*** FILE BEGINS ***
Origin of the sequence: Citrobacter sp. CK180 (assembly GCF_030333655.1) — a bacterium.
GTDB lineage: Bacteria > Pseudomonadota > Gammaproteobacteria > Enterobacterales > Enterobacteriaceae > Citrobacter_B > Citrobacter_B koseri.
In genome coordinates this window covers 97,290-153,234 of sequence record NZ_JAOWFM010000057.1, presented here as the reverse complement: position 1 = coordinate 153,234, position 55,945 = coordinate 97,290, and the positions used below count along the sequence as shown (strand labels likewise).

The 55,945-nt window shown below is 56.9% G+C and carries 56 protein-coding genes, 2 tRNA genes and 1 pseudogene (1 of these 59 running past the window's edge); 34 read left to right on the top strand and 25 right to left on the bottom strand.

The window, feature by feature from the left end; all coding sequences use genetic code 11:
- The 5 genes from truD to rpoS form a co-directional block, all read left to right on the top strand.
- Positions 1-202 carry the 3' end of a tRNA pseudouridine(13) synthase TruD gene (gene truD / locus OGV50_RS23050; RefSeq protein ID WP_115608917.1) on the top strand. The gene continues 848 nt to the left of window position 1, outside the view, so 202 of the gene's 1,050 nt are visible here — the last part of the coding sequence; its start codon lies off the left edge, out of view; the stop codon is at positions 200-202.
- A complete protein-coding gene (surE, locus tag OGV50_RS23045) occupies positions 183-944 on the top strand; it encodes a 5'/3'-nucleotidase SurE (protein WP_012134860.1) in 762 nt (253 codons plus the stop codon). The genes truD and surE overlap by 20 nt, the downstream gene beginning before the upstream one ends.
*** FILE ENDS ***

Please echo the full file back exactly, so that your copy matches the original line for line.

Origin of the sequence: Citrobacter sp. CK180 (assembly GCF_030333655.1) — a bacterium.
GTDB lineage: Bacteria > Pseudomonadota > Gammaproteobacteria > Enterobacterales > Enterobacteriaceae > Citrobacter_B > Citrobacter_B koseri.
In genome coordinates this window covers 97,290-153,234 of sequence record NZ_JAOWFM010000057.1, presented here as the reverse complement: position 1 = coordinate 153,234, position 55,945 = coordinate 97,290, and the positions used below count along the sequence as shown (strand labels likewise).

The 55,945-nt window shown below is 56.9% G+C and carries 56 protein-coding genes, 2 tRNA genes and 1 pseudogene (1 of these 59 running past the window's edge); 34 read left to right on the top strand and 25 right to left on the bottom strand.

The window, feature by feature from the left end; all coding sequences use genetic code 11:
- The 5 genes from truD to rpoS form a co-directional block, all read left to right on the top strand.
- Positions 1-202 carry the 3' end of a tRNA pseudouridine(13) synthase TruD gene (gene truD / locus OGV50_RS23050; RefSeq protein ID WP_115608917.1) on the top strand. The gene continues 848 nt to the left of window position 1, outside the view, so 202 of the gene's 1,050 nt are visible here — the last part of the coding sequence; its start codon lies off the left edge, out of view; the stop codon is at positions 200-202.
- A complete protein-coding gene (surE, locus tag OGV50_RS23045) occupies positions 183-944 on the top strand; it encodes a 5'/3'-nucleotidase SurE (protein WP_012134860.1) in 762 nt (253 codons plus the stop codon). The genes truD and surE overlap by 20 nt, the downstream gene beginning before the upstream one ends.